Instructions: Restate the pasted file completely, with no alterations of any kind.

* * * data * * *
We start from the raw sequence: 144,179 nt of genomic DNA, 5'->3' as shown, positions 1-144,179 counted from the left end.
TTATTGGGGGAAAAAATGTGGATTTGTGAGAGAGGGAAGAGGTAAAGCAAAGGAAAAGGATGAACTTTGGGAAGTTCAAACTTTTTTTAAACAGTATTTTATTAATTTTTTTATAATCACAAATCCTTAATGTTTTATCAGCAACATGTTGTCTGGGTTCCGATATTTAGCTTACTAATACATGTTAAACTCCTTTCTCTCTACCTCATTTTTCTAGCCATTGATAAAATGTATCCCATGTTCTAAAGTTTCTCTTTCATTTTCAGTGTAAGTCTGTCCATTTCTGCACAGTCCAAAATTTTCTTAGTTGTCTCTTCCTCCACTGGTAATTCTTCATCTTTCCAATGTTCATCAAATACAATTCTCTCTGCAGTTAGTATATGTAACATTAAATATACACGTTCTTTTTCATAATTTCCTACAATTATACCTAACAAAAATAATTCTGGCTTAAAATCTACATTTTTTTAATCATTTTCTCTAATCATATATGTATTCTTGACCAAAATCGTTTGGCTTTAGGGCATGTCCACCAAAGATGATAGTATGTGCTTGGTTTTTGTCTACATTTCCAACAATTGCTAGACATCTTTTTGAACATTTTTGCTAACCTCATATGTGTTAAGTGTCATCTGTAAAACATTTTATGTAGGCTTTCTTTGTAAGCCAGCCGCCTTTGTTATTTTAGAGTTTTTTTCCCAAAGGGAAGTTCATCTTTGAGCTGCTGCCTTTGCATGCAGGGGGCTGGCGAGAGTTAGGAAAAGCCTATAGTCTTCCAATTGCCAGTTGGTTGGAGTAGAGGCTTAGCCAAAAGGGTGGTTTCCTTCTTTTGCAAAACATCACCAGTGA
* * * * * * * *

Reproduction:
We start from the raw sequence: 144,179 nt of genomic DNA, 5'->3' as shown, positions 1-144,179 counted from the left end.
TTATTGGGGGAAAAAATGTGGATTTGTGAGAGAGGGAAGAGGTAAAGCAAAGGAAAAGGATGAACTTTGGGAAGTTCAAACTTTTTTTAAACAGTATTTTATTAATTTTTTTATAATCACAAATCCTTAATGTTTTATCAGCAACATGTTGTCTGGGTTCCGATATTTAGCTTACTAATACATGTTAAACTCCTTTCTCTCTACCTCATTTTTCTAGCCATTGATAAAATGTATCCCATGTTCTAAAGTTTCTCTTTCATTTTCAGTGTAAGTCTGTCCATTTCTGCACAGTCCAAAATTTTCTTAGTTGTCTCTTCCTCCACTGGTAATTCTTCATCTTTCCAATGTTCATCAAATACAATTCTCTCTGCAGTTAGTATATGTAACATTAAATATACACGTTCTTTTTCATAATTTCCTACAATTATACCTAACAAAAATAATTCTGGCTTAAAATCTACATTTTTTTAATCATTTTCTCTAATCATATATGTATTCTTGACCAAAATCGTTTGGCTTTAGGGCATGTCCACCAAAGATGATAGTATGTGCTTGGTTTTTGTCTACATTTCCAACAATTGCTAGACATCTTTTTGAACATTTTTGCTAACCTCATATGTGTTAAGTGTCATCTGTAAAACATTTTATGTAGGCTTTCTTTGTAAGCCAGCCGCCTTTGTTATTTTAGAGTTTTTTTCCCAAAGGGAAGTTCATCTTTGAGCTGCTGCCTTTGCATGCAGGGGGCTGGCGAGAGTTAGGAAAAGCCTATAGTCTTCCAATTGCCAGTTGGTTGGAGTAGAGGCTTAGCCAAAAGGGTGGTTTCCTTCTTTTGCAAAACATCACCAGTGA